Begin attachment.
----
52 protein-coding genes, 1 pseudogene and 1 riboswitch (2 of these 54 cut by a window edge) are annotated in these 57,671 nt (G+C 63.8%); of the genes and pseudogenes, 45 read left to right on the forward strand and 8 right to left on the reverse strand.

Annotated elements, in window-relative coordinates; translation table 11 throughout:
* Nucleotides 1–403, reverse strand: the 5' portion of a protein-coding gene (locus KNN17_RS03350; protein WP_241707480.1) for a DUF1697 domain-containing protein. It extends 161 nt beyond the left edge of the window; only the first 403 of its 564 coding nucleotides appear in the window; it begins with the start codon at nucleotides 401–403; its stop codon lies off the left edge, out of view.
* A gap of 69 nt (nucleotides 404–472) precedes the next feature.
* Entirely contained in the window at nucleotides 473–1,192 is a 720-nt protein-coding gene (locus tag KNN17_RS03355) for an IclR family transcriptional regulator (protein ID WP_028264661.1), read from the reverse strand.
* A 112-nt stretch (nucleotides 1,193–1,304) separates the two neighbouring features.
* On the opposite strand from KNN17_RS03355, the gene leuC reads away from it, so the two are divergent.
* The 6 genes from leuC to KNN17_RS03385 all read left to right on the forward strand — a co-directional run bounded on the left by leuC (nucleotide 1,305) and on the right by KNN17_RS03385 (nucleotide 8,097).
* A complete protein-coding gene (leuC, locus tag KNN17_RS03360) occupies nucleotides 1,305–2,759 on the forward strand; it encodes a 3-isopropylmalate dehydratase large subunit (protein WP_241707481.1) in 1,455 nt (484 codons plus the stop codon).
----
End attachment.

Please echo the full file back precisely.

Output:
52 protein-coding genes, 1 pseudogene and 1 riboswitch (2 of these 54 cut by a window edge) are annotated in these 57,671 nt (G+C 63.8%); of the genes and pseudogenes, 45 read left to right on the forward strand and 8 right to left on the reverse strand.

Annotated elements, in window-relative coordinates; translation table 11 throughout:
* Nucleotides 1–403, reverse strand: the 5' portion of a protein-coding gene (locus KNN17_RS03350; protein WP_241707480.1) for a DUF1697 domain-containing protein. It extends 161 nt beyond the left edge of the window; only the first 403 of its 564 coding nucleotides appear in the window; it begins with the start codon at nucleotides 401–403; its stop codon lies off the left edge, out of view.
* A gap of 69 nt (nucleotides 404–472) precedes the next feature.
* Entirely contained in the window at nucleotides 473–1,192 is a 720-nt protein-coding gene (locus tag KNN17_RS03355) for an IclR family transcriptional regulator (protein ID WP_028264661.1), read from the reverse strand.
* A 112-nt stretch (nucleotides 1,193–1,304) separates the two neighbouring features.
* On the opposite strand from KNN17_RS03355, the gene leuC reads away from it, so the two are divergent.
* The 6 genes from leuC to KNN17_RS03385 all read left to right on the forward strand — a co-directional run bounded on the left by leuC (nucleotide 1,305) and on the right by KNN17_RS03385 (nucleotide 8,097).
* A complete protein-coding gene (leuC, locus tag KNN17_RS03360) occupies nucleotides 1,305–2,759 on the forward strand; it encodes a 3-isopropylmalate dehydratase large subunit (protein WP_241707481.1) in 1,455 nt (484 codons plus the stop codon).